orbital angular momentum(spin-orbit coupling) and the concomitant energy level splitting for various shells in an atom, there are a variety of transition pathways for filling a core hole. Energy levels are labeled using a number of different schemes such as the j-j coupling method for heavy elements , the Russell-Saunders L-S method for lighter elements , and a combination of both for intermediate elements.cite book |last=Kittel |first=Charles |authorlink=Charles Kittel |year=1996 |title=Introduction to Solid State Physics |edition= 7th ed. |location=New York |publisher=John Wiley & Sons |isbn=0-471-11181-3] cite book |last=Ashcroft |first=Neil |coauthors=Mermin, N. David |year=1976 |title= Solid State Physics|location=Ithaca |publisher=Thomson Learning |isbn=0-03-083993-9] The j-j coupling method, which is historically linked to X-ray notation, is almost always used to denote Auger transitions. Thus for a transition, represents the core level hole, the relaxing electron's initial state, and the emitted electron's initial energy state. Figure 1(b) illustrates this transition with the corresponding spectroscopic notation. The energy level of the core hole will often determine which transition types will be favored. For single energy levels, i.e. , transitions can occur from the L levels, giving rise to strong KLL type peaks in an Auger spectrum. Higher level transitions can also occur, but are less probable. For multi-level shells, transitions are available from higher energy orbitals (different quantum numbers) or energy levels within the same shell (same , different number). The result are transitions of the type LMM and KLL along with faster Coster Kronig transitions such as LLM. It should be noted that while Coster Kronig transitions are faster, they are also less energetic and thus harder to locate on an Auger spectrum. As the atomic numberZ increases, so too does the number of potential Auger transitions. Fortunately, the strongest electron-electron interactions are between levels which are close together, giving rise to characteristic peaks in an Auger spectrum. KLL and LMM peaks are some of the most commonly identified transitions during surface analysis. Finally, valence band electrons can also fill core holes or be emitted during KVV-type transitions.
Several models, both phenomenological and analytical, have been developed to describe the energetics of Auger transitions. One of the most tractable descriptions, put forth by Jenkins and Chung, estimates the energy of Auger transition ABC as:
are the binding energies of the th level in element of atomic number and are the energies of the same levels in the next element up in the periodic table. While useful in practice, a more rigorous model accounting for effects such as screening and relaxation probabilities between energy levels gives the Auger energy as:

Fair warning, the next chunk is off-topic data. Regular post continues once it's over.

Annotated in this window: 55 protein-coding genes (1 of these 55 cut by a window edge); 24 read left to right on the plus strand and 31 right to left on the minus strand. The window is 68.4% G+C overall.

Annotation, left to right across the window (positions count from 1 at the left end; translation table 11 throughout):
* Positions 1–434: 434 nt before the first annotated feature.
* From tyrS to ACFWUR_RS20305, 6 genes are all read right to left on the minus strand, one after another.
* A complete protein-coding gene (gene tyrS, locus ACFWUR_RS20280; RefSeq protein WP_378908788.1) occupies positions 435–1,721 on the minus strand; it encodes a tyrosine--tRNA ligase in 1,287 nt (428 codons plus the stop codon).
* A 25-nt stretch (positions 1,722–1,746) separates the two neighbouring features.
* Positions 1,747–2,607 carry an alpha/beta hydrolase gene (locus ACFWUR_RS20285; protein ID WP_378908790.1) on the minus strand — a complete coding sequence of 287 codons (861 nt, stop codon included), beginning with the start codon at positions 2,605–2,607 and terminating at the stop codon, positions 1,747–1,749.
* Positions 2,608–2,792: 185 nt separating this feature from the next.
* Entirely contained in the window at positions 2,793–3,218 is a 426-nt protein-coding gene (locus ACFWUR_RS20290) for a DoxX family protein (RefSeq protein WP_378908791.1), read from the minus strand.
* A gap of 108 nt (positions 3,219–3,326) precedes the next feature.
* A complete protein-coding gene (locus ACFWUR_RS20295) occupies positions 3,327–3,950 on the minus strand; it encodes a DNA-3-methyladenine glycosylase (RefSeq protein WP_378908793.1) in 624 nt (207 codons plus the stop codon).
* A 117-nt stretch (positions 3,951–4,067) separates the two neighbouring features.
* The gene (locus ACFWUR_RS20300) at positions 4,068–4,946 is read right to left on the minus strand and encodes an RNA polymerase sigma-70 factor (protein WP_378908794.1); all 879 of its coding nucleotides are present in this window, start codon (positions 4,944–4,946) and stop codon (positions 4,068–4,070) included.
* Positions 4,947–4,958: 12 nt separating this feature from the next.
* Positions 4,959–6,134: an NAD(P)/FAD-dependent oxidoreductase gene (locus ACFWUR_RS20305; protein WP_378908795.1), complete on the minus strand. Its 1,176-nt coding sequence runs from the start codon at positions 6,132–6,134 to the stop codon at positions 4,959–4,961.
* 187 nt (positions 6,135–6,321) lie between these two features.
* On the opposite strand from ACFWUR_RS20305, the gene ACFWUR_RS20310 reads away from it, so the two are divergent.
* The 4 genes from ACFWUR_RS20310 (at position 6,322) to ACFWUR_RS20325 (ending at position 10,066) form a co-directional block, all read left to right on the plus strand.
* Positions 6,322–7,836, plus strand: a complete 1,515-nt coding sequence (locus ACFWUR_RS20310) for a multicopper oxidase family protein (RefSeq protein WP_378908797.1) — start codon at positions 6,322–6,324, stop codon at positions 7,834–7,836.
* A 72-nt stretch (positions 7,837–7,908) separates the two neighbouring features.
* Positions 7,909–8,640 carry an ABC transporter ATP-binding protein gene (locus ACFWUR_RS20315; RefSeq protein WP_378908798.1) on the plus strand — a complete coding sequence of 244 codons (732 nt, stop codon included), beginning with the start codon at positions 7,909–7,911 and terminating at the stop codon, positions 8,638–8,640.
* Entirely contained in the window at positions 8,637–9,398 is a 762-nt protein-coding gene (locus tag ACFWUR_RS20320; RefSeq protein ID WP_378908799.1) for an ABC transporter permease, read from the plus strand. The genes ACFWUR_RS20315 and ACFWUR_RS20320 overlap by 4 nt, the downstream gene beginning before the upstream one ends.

where is the energy of interaction between the and level holes in a final atomic state and the 's represent intra- and extra-atomic transition energies accounting for electronic screening. Auger electron energies can be calculated based on measured values of the various and compared to peaks in the secondary electron spectrum in order to identify chemical species. This technique has been used to compile several reference databases used for analysis in current AES setups.
Experimental setup and quantification
Surface sensitivity in AES arises from the fact that emitted electrons usually have energies ranging from 50 eV to 3 keV and at these values, electrons have a short
mean free pathin a solid. The escape depth of electrons is therefore localized to within a few nanometers of the target surface, giving AES an extreme sensitivity to surface species. Due to the low energy of Auger electrons, most AES setups are run under ultra-high vacuum(UHV) conditions. Such measures prevent electron scattering off of residual gas atoms as well as the formation of a thin "gas (adsorbate) layer" on the surface of the specimen which degrades analytical performance. A typical AES setup is shown schematically in figure 2. In this configuration, focused electrons are incident on a sample and emitted electrons are deflected into a cylindrical mirror analyzer (CMA). In the detection unit, Auger electrons are multiplied and the signal sent to data processing electronics. Collected Auger electrons are plotted as a function of energy against the broad secondary electron background spectrum.
Since the intensity of the Auger peaks may be small compared to the noise level of the background, AES is often run in a derivative mode which serves to highlight the peaks by modulating the electron collection current via a small applied AC voltage. Since this , the collection current becomes . Taylor expanding gives:
Using the setup in figure 2, detecting the signal at frequency ω will give a value for or . Plotting in derivative mode also emphasizes Auger fine structure which appear as small secondary peaks surrounding the primary Auger peak. These secondary peaks, not to be confused with high energy satellites which are discussed later, arise from the presence of the same element in multiple different chemical states on a surface (i.e. adsorbate layers) or from relaxation transitions involving valence band electrons of the substrate. Figure 3 illustrates a derivative spectrum from a copper nitride film clearly showing the Auger peaks. It should be noted that the peak in derivative mode is not the true Auger peak, but rather the point of maximum slope of , but this concern is usually ignored.